What to Watch Verdict
Events in this episode have been a long time coming and this could be Elisabeth Moss and Samira Wiley's Emmy submission. Powerful scenes from both.
▪️The complexities and beauty of Moira and June's friendship.
▪️Elisabeth Moss and Samira Wiley two very emotionally driven scenes.
▪️The way this episode moves the story forward.
▪️Zawe Ashton is underused as guest star Oona.
▪️Some of the flashbacks are doing a lot of heavy lifting.
June Osborne (Elisabeth Moss) has almost escaped Gilead on several occasions, but various obstacles in The Handmaid's Tale prevented her from making it to Canada — whether her own choice or getting captured. It was getting to the point in which it felt like every attempt was going to end with her back in the red signature cloak. Even at the start of the season, June’s temporary freedom led to her (re)capture and torture at the hand of Aunt Lydia (Ann Dowd) before she fled once more. There are multiple times in “Vows” that make us question whether June will step onto Canadian soil because Hannah is still wrapped in the pink of Gilead’s children, and she keeps on arguing with Moira (Samira Wiley) about the failure to save her daughter. After so many brushes with liberty, the audience can be forgiven for thinking June would somehow stumble at the final hurdle, and she is given several occasions to do so. However, this makes it two weeks in a row that June experiences a reunion that previously felt so far away.
Before delving into the final moments of "Vows", we must discuss the events that lead up to June taking a deep breath before she placed her foot in a different country. “Fix You” is no longer playing and I can finally get over my mental block regarding this song and comprehend the enormity of this moment. Instead of a clinging embrace, June treats Moira like a mirage who isn’t there and instead starts to call out Janine’s (Madeline Brewer) name as chaos reigns around her. This reaction is to be expected considering her head wound, and it isn’t until they are riding back to the medical bay that June realizes she isn’t hallucinating her best friend, but she doesn’t understand why. “I fucking found you,” Moira says through teary eyes and my reaction is equally misty. Cradling her, Moira reassures June (and herself) repeating “I got you.” As Adam Taylor’s score swirls, every emotion that was missing from this pivotal reunion last week washes over the screen and my face.
Back at base camp, the stress levels are high as they have been warned that more bombers are coming. The issue is that anyone who isn’t a Canadian citizen cannot board the NGO vessel because they are only offering aid and not asylum. If someone was to sneak onto the boat, it would jeopardize the entire operation, and this means Moira has to leave June behind. Of course, there is no way she is going to do this after it has taken so long to find her, and she defies her girlfriend Oona’s (Zawe Ashton) orders. Another problem to surmount isn’t the other desperate people wanting to flee but convincing June to come with her. Moira tries several tactics first as the voice of reason observing that Hannah will “be safer without you,” before using Nicole as an incentive to leave. This proves to be the correct argument and it isn’t long before she is rushed below deck.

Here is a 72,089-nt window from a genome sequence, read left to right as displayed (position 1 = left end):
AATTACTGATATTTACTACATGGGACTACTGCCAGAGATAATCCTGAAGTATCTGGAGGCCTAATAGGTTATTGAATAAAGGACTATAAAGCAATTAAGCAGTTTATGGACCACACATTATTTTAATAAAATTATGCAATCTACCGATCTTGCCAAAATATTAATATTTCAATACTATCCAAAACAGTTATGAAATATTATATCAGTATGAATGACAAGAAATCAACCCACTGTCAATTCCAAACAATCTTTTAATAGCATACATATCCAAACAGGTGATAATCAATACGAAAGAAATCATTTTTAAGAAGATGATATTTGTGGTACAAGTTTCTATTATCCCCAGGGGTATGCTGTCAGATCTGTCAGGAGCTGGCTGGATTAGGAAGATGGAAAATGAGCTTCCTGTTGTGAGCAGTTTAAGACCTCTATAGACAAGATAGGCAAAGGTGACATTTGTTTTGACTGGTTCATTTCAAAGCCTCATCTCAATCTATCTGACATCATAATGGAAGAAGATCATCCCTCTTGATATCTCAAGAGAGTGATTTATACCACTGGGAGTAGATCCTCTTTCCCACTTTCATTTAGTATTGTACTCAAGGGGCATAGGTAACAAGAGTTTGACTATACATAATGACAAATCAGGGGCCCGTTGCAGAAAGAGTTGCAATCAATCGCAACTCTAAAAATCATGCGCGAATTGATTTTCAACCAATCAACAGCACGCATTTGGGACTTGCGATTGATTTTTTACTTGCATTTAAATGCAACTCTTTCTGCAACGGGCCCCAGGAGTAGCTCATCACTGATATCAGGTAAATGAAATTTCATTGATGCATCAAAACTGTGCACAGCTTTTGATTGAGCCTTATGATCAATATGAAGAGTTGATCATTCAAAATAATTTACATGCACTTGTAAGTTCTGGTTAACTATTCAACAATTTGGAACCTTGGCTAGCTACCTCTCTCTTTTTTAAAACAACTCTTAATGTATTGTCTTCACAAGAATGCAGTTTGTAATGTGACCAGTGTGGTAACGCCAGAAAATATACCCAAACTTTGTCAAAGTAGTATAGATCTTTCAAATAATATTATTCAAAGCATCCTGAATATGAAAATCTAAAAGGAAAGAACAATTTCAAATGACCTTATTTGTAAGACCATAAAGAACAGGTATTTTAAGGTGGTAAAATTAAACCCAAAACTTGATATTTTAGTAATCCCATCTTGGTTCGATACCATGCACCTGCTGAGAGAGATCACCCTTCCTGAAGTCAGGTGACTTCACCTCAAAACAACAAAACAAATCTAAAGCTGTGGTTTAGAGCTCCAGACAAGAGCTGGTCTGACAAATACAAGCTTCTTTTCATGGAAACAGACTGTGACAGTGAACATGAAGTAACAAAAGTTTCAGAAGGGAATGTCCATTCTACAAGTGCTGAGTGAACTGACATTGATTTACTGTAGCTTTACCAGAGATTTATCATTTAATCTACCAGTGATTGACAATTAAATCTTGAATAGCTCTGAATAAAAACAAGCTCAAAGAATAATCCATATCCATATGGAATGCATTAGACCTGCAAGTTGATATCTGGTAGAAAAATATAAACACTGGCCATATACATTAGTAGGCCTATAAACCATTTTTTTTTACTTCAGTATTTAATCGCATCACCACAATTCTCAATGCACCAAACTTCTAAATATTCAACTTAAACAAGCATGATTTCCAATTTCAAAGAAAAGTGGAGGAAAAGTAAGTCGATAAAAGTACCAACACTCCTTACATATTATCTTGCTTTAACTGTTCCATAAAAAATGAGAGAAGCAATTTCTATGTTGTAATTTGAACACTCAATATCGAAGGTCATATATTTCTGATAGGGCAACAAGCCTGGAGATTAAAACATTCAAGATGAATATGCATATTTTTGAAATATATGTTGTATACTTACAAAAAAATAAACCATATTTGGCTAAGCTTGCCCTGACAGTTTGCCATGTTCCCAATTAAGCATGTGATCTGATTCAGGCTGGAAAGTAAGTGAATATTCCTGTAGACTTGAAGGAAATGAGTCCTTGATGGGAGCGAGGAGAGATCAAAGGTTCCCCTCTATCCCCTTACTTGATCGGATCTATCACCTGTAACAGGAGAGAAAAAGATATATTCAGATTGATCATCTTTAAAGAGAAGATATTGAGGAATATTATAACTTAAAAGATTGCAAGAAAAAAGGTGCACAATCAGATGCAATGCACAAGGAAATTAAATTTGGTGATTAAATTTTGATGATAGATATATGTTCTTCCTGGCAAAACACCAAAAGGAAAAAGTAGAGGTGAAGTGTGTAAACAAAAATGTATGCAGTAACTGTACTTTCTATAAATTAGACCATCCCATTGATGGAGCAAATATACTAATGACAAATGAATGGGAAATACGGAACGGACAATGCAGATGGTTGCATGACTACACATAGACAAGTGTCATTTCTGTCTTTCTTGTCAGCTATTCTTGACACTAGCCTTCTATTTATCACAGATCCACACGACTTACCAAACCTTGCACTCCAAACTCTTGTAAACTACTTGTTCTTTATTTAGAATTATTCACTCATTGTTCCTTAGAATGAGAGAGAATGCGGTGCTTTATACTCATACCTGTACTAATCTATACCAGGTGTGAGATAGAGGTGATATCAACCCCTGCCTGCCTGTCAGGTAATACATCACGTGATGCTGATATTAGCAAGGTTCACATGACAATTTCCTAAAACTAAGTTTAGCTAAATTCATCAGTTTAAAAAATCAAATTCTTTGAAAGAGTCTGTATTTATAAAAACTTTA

Unfortunately, Moira didn’t factor in that the boat would be searched before entering Canadian waters and this was pretty naive, all things considered. Oona is furious at this deception and a debate rages about what to do with the stowaway. The secret cargo might be the hero of Angels Flight, but a humanitarian mission is about people, not one person. As the argument intensifies, June settles it: “Just turn me in.” Her nihilist streak is doing the talking (as is her desire to rescue Hannah) and for all her frustrating qualities, June knows her life isn’t worth more than the mission. At this point, it feels like we are going back to square one, which would’ve been a mistake for the momentum of this season. There are only so many times a character can make the same steps without it becoming tiresome and June has already hit her count. Oona changes her mind and decides to fake an ID for June so she can pretend to be a Canadian, and she does not put a lot of energy into this role-playing scenario. The boat check scene is tense and a reminder of how stubborn the ex-handmaid can be, but thankfully, the guy doing the inspection isn’t particularly bothered by her long pauses between answers. Self-sabotage could’ve come into play but while June is single-minded, she also doesn’t want to get the NGO into trouble.